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Facial nerve paralysis caused by middle ear cholesteatoma and effects of surgical intervention.

CONCLUSIONS: The clinical and surgical findings of this study indicated advanced cholesteatoma in many patients with facial paralysis. The outcome of facial paralysis was good. Poor outcomes were observed in cases with petrosal cholesteatoma and in those who underwent surgery > or = 2 months after the onset of paralysis.

OBJECTIVE: To investigate clinical features of cholesteatoma associated with facial paralysis.

MATERIAL AND METHODS: Sixteen patients with facial paralysis due to middle ear cholesteatoma were reviewed. After removal of the cholesteatoma lesion, a limited area of the fallopian canal, that in which facial nerve edema or redness was evident, was opened. Incision of the epineural sheath for nerve decompression was not performed.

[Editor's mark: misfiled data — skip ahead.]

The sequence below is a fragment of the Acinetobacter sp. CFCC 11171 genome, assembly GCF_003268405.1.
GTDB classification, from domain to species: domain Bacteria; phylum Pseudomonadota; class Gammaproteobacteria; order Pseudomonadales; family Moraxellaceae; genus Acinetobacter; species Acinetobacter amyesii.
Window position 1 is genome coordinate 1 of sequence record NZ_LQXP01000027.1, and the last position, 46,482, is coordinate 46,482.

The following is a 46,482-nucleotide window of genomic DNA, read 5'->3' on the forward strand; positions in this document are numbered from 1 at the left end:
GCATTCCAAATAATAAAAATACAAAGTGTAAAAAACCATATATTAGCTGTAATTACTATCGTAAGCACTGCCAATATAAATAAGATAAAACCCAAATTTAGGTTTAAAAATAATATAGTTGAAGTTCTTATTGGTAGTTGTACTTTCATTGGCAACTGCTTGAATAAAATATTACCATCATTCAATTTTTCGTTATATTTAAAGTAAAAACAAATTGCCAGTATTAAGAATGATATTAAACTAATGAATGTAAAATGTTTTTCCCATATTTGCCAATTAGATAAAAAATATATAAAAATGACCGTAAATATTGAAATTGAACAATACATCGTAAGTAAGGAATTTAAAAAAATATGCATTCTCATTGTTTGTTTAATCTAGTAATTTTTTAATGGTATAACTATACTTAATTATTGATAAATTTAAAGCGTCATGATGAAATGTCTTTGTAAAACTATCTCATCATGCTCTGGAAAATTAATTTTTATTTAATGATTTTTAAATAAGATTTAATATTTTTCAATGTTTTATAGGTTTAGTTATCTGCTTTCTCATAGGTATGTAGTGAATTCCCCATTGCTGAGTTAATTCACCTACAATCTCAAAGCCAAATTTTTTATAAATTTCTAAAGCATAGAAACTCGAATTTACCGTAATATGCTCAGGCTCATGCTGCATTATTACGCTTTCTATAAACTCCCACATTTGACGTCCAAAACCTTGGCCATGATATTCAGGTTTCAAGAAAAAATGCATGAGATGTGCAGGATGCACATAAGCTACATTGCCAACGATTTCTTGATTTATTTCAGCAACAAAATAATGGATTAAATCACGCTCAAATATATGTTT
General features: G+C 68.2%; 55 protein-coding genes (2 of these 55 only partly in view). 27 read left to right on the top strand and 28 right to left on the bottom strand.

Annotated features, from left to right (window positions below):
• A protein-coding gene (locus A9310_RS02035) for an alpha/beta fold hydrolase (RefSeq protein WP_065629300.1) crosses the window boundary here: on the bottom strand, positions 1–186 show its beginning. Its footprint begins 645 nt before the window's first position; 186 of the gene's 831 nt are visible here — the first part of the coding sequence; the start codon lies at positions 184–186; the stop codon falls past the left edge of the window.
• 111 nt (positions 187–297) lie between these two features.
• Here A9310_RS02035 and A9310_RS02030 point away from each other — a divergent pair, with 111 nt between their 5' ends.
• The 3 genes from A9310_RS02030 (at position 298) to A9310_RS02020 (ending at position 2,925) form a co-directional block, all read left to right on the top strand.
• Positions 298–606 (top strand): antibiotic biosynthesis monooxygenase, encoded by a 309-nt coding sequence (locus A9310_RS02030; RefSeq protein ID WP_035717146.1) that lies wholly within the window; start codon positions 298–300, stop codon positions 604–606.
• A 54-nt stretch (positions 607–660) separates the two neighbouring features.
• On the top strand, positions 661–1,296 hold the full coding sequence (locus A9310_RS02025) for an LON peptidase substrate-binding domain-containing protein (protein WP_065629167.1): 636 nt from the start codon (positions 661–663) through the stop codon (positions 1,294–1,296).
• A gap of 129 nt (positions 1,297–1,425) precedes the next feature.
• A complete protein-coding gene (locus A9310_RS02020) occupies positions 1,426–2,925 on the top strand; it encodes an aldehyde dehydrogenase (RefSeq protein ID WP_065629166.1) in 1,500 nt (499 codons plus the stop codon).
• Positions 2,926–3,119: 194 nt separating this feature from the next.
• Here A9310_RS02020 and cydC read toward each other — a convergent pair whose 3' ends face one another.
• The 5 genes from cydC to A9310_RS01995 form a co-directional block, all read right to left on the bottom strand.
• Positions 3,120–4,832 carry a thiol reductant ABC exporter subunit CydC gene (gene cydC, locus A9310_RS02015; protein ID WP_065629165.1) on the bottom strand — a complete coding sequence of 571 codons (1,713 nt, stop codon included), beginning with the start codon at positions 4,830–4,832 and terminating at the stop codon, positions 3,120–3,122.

RESULTS: Initial paralysis was incomplete in 11 patients (69%). The onset of paralysis was sudden in 12 patients (75%). Labyrinthine fistulae (n = 9; 56%) and bone destruction in the cranial fossa (n = 10; 63%) were frequently observed. Six patients (38%) were totally deaf due to labyrinthitis. The outcome of facial paralysis was good in 13 patients (81%). Patients who underwent surgery > or = 2 months after the onset of paralysis frequently had a poor outcome. Paralysis was not improved in two cases with petrosal cholesteatoma.

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